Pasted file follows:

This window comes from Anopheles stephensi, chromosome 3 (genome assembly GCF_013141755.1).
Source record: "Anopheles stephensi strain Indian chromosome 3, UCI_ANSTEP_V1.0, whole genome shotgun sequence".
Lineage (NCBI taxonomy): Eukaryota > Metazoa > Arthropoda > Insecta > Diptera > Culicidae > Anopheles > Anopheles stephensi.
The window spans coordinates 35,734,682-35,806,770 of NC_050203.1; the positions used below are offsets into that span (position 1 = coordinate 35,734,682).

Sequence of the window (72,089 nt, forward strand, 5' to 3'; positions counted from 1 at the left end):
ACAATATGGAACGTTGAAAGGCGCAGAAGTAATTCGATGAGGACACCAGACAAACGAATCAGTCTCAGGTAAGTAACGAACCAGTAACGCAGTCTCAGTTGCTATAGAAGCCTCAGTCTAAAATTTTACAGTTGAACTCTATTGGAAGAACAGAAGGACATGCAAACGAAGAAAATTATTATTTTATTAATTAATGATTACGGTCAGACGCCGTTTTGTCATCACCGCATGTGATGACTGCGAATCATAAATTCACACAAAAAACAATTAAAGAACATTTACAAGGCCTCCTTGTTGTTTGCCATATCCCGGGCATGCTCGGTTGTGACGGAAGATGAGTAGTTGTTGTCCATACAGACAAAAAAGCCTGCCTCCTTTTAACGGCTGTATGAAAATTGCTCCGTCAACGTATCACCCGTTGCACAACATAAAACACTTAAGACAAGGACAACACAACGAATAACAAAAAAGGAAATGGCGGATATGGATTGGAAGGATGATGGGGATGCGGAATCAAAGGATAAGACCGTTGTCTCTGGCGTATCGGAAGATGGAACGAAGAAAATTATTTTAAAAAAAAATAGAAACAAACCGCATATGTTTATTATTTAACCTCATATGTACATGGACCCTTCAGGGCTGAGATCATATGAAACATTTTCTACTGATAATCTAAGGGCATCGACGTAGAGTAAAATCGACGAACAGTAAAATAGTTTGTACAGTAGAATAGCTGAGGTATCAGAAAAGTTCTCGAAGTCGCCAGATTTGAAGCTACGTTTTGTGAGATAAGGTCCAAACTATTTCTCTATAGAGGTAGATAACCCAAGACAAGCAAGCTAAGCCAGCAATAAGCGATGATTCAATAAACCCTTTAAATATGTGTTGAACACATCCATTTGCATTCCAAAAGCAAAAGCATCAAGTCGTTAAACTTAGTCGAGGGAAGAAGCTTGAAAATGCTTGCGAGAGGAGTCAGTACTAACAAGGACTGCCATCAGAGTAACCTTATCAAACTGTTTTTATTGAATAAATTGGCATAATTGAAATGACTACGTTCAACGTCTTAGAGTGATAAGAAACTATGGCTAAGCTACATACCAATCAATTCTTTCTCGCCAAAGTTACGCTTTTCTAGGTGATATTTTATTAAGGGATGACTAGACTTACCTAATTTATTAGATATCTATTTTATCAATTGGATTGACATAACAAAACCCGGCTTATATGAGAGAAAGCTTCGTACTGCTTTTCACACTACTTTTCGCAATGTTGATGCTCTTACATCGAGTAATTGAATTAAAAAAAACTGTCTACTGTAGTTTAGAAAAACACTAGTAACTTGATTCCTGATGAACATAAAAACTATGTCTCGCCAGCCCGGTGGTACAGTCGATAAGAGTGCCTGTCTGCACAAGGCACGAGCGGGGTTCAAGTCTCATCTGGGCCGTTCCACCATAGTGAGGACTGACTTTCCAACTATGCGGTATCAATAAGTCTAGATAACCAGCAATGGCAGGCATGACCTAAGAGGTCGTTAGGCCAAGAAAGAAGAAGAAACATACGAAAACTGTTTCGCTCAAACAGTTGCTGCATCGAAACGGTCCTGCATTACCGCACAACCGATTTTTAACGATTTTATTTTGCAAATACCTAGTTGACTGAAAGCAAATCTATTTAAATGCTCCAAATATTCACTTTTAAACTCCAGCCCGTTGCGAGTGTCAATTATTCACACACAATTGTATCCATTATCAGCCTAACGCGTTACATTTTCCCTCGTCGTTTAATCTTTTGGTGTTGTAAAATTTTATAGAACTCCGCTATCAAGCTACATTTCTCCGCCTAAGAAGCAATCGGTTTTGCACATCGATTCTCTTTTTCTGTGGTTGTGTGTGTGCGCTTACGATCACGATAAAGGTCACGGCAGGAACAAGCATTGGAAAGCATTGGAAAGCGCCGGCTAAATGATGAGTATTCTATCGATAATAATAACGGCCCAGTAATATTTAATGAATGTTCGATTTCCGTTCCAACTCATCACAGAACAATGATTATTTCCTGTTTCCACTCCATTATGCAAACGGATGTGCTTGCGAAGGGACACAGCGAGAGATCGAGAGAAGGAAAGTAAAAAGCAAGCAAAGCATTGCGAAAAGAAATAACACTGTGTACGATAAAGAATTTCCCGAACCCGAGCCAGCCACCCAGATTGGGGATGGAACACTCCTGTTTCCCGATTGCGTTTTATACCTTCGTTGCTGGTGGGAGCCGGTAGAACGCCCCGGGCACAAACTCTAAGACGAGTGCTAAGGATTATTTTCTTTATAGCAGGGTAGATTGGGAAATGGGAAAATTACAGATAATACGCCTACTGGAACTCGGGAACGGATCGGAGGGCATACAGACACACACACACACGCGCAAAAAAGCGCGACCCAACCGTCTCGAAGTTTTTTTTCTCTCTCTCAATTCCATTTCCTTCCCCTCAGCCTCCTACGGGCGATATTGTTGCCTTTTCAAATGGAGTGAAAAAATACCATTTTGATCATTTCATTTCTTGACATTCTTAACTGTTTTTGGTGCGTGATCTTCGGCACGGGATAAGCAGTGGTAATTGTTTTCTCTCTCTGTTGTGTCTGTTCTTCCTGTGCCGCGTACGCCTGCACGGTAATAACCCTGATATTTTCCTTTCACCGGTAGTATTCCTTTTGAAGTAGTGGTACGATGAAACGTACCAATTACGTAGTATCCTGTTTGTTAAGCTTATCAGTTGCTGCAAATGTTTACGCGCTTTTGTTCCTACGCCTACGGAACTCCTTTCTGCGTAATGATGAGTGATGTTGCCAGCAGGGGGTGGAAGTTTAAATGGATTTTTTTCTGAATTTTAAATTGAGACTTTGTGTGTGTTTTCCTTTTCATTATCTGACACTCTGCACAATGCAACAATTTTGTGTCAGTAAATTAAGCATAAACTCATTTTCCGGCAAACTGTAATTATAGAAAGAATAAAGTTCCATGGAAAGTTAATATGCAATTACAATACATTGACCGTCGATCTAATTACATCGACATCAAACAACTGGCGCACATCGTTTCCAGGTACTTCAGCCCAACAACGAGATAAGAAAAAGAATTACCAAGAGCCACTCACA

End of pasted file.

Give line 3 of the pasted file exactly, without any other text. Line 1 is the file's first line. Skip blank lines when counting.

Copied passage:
Lineage (NCBI taxonomy): Eukaryota > Metazoa > Arthropoda > Insecta > Diptera > Culicidae > Anopheles > Anopheles stephensi.